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Copyright © 2020 Albuquerque Journal
SANTA FE – A top economics professor warned state legislators Friday that the coronavirus pandemic will produce lasting changes to New Mexico’s economy and that oil revenue isn’t likely to save the day.
In an online presentation to the Legislative Finance Committee, professor emeritus Jim Peach of New Mexico State University said the pandemic’s disruption of the economy is shifting business activity to large corporations – a worrisome sign for a state that isn’t home to the headquarters of major corporations.
Demand for oil – a critical source of state revenue – may not bounce back as commuters opt to work from home more often and big companies cut back on air travel.
His presentation comes as lawmakers face uncertainty over how much revenue will be available to support government spending. They are set to craft a new state budget in a 60-day session beginning Jan. 19.
At least some good news surfaced this week. Economists for the legislative and executive branches of government said revenue came in stronger than expected in the first half of 2020, pushing state reserve levels to about $2 billion, or 29% of spending on July 1, the beginning of this fiscal year.
But Peach urged legislators not to count on beating expectations again. The federal stimulus package – including expanded unemployment benefits and checks to taxpayers – was a key factor in this year’s economic activity, he said.
“New Mexico’s economy is being propped up by massive injections of federal funds,” Peach said. “The state has relied heavily on federal expenditures since the 1940s, but we’ve never seen anything like this.”
What to do about it is less clear. Peach suggested substantial investments in education, workforce training and recreational amenities would strengthen New Mexico for the future.
“We’re going to have to raise taxes,” he said. “I hate to say that.”
The state hasn’t increased its 17 cents per gallon tax on gasoline since 1993, Peach said, and property taxes are low compared to other states. Income taxes could also be raised, he said, and a tax could be enacted on plastic bottles.
Lawmakers reacted with skepticism.
Sen. George Muñoz, a Gallup Democrat and vice chairman of the Senate Finance Committee, said employers will simply leave the state if they face higher taxes.
“We have done a horrible job in New Mexico with economic recovery and helping business,” he said.
Rep. Rebecca Dow, R-Truth or Consequences, said the state needs less taxation, not more. She suggested cutting taxes on Social Security benefits to better compete with other states for retirees.
The Legislative Finance Committee met Friday as New Mexico endures a surge in new coronavirus cases and patients who require hospitalization.
State health officials reported 341 new coronavirus cases Friday as infections reached their highest daily total since late July.
The state’s seven-day rolling average of cases now stands at 216 – or roughly 2.5 times as high as the average just 20 days ago, according to a Journal analysis.
New Mexico also reported five more deaths, growing the total to 887 fatalities since March. The new victims ranged in age from their 60s to their 90s, and all had an underlying condition of some kind, a risk factor for the disease.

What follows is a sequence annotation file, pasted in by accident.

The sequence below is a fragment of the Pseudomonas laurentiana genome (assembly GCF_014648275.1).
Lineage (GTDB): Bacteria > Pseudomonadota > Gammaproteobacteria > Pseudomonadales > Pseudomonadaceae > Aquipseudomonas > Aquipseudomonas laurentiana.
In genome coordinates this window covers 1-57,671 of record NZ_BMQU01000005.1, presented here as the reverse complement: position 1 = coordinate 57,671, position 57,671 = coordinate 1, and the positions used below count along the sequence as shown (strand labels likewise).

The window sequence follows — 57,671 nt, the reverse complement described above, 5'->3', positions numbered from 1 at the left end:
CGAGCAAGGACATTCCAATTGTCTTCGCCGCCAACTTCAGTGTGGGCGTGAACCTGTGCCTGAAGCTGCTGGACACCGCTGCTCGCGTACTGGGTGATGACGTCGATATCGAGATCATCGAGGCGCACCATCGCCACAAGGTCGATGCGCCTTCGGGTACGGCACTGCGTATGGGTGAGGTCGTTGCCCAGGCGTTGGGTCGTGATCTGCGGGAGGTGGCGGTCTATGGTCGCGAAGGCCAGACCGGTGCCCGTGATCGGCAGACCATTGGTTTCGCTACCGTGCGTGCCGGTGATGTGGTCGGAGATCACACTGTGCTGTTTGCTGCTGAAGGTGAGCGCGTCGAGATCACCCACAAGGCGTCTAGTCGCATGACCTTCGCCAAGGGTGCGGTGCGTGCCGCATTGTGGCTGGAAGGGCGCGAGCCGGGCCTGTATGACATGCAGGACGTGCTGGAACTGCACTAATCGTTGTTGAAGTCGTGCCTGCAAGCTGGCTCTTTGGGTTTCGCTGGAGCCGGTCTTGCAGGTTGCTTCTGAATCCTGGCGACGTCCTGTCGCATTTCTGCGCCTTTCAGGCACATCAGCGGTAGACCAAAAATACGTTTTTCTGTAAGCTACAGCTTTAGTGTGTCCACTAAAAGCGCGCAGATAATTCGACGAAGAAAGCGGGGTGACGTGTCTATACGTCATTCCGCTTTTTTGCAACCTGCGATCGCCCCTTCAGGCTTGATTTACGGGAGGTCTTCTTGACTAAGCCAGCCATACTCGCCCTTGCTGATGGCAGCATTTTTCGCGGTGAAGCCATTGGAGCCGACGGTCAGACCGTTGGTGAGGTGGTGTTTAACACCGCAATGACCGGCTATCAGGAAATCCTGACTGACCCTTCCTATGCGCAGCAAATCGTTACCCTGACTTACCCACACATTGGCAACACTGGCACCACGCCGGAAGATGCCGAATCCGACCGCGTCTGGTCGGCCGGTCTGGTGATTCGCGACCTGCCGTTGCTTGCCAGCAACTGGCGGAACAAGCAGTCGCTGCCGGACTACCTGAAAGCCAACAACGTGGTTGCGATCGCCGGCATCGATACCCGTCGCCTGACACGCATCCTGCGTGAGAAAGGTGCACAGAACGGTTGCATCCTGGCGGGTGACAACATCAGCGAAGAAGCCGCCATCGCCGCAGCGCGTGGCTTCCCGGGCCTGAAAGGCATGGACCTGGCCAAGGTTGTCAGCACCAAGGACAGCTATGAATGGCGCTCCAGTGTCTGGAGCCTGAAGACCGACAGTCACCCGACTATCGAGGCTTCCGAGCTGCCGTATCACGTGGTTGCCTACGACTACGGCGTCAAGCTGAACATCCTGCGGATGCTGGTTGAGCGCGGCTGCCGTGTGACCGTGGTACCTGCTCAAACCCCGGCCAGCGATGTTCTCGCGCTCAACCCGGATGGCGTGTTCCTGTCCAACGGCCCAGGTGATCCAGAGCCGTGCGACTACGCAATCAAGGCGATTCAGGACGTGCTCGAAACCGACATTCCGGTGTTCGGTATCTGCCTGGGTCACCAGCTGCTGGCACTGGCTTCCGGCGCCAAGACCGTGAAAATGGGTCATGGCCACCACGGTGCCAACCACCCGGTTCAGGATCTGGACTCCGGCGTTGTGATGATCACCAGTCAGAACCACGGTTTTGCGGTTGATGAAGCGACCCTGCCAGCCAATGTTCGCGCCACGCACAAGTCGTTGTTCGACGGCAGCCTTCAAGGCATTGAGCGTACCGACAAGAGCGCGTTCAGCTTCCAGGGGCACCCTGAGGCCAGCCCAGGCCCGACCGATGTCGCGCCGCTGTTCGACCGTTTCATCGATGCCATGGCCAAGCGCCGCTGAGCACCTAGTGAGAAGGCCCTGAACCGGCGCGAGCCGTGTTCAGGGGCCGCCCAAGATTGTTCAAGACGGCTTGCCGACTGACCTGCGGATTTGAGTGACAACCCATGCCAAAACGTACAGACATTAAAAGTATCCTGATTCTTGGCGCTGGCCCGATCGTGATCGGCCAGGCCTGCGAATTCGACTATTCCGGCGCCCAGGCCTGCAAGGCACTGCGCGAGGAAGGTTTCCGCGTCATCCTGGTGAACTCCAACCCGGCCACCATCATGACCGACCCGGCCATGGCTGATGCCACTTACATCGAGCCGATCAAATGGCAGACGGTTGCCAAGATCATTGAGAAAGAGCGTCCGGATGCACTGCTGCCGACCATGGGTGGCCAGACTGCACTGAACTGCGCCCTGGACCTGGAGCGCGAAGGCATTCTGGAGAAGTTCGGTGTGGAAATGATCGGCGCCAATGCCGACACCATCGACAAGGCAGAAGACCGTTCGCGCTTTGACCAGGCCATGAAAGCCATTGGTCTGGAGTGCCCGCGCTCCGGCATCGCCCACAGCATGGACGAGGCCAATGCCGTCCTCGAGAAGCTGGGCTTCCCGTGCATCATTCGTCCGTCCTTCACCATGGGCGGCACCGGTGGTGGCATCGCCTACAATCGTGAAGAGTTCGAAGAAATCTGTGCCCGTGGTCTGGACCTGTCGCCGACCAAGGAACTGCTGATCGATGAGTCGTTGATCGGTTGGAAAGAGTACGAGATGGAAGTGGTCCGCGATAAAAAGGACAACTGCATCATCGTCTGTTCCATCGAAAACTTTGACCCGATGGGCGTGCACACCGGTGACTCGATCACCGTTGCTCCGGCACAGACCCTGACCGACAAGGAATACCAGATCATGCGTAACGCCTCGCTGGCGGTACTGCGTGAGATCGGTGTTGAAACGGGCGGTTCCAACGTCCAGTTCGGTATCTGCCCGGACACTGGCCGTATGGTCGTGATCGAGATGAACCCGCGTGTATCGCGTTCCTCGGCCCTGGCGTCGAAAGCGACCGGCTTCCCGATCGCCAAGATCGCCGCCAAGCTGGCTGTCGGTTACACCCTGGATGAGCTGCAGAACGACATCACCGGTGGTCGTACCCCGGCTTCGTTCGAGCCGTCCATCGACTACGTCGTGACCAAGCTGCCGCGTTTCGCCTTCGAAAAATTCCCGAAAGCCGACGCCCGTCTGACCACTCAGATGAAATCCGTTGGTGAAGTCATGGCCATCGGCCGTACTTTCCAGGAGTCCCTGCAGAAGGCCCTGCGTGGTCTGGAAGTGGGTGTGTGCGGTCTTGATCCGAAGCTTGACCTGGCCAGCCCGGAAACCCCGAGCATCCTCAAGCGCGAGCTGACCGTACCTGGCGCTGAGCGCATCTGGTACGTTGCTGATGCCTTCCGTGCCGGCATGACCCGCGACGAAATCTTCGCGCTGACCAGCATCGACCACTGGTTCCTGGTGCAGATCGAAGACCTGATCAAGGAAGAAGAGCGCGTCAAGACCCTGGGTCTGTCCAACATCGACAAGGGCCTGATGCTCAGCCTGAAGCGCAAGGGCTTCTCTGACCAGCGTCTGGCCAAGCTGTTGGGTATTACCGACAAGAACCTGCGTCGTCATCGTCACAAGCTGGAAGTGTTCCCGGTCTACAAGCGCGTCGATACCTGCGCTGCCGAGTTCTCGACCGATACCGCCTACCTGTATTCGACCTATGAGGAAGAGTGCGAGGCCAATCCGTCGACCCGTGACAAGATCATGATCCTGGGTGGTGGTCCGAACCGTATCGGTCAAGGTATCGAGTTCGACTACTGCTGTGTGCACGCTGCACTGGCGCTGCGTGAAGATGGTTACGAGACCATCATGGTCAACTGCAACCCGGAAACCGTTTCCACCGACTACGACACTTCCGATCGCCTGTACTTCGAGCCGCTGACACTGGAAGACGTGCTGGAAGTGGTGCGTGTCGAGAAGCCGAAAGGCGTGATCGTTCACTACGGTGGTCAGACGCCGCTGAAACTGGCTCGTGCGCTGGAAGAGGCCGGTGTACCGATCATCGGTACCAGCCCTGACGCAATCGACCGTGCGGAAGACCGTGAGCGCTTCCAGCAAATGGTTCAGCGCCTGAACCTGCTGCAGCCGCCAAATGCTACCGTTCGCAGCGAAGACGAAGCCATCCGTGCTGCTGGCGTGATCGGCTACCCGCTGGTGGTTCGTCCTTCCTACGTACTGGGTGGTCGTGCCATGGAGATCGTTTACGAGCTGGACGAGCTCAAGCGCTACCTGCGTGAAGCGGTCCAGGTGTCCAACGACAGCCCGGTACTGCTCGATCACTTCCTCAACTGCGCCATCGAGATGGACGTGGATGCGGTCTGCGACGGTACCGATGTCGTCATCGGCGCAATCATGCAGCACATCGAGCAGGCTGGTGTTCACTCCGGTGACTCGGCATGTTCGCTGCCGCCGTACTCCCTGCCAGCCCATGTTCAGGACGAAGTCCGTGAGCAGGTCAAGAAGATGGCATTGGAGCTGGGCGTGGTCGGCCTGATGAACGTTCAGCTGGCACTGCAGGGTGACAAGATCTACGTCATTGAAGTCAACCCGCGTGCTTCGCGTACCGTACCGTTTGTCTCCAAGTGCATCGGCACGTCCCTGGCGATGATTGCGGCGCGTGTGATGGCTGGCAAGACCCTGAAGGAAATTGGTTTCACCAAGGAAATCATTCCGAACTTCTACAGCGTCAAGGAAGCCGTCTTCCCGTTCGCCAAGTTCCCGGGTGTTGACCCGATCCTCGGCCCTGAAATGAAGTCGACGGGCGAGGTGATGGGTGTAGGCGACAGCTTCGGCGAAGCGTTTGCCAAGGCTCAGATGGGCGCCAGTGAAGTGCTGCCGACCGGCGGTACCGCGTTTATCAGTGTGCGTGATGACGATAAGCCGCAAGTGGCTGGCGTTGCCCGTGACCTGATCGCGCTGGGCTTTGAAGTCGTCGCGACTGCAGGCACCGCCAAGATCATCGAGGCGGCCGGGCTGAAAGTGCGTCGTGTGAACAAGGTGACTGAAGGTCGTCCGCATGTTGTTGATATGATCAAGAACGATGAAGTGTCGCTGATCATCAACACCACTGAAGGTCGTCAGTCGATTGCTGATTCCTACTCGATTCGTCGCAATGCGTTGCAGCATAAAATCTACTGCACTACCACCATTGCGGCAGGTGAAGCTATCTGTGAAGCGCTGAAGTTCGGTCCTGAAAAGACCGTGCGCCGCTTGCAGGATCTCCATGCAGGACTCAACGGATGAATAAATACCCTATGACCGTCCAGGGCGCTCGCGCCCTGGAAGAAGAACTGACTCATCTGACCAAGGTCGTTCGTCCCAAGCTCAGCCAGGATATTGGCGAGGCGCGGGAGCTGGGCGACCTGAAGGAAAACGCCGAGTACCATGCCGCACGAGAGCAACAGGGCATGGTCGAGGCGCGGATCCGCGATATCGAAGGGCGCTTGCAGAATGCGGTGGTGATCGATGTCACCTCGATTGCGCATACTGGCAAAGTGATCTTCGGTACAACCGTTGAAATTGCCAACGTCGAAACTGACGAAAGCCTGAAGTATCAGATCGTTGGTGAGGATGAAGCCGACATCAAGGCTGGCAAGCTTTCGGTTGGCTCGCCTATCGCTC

Common underlying conditions include heart disease, diabetes, high blood pressure and obesity.
The increase was fueled, in part, by 99 new infections in Bernalillo County, the state’s most populous area. Doña Ana County in southern New Mexico was next with 45 cases, followed by Chaves County in the southeastern part of the state at 32 cases.
Gov. Michelle Lujan Grisham this week urged New Mexicans to recommit to wearing masks, limiting trips outside the house and avoiding gatherings of more than 10 people.
“It is absolutely critical that New Mexicans take immediate action to slow the spread of COVID-19 across the state – lives and livelihoods depend on it,” she said in a Tweet on Friday.
A public health order in effect through Oct. 16 limits the operating capacity of most businesses and requires masks in public settings. Lujan Grisham didn’t say this week whether she anticipates making any changes to the restrictions.
Peach, for his part, didn’t directly object to the business restrictions and public health measures enacted by the Lujan Grisham administration to limit disease transmission.
But he said the state should be analyzing the economic consequences of its reopening and closure decisions and making the analysis public.
“I see little evidence of economic analysis in the decision-making,” Peach said.
On the other hand, he said, the state has an “excellent record” at suppressing the virus compared to other states and that “stopping the virus is the best path to reopening.”
Rep. Gail Armstrong, R-Magdalena, said local businesses, especially in rural areas, need help and deserve to have their survival taken into account as New Mexico weighs when and how to relax restrictions.
“I have grown men that I run into in Walmart or my little local grocery store,” she said, “and they’re begging me to do something.”
The state budget this year authorizes about $7.2 billion in spending through next summer. For the year after that, state economists project $6.8 billion to $7.6 billion in revenue.
How much more federal aid will be available is unclear.
The state’s congressional delegation jointly announced Friday that New Mexico was awarded a $1.5 million federal grant to help develop a statewide economic recovery plan.
The “funding will help New Mexico chart an economic path forward,” Democratic Sen. Tom Udall said, “and I am continuing to work hard every day in Washington to extend assistance to state and local governments across the country that are providing essential services during the pandemic.”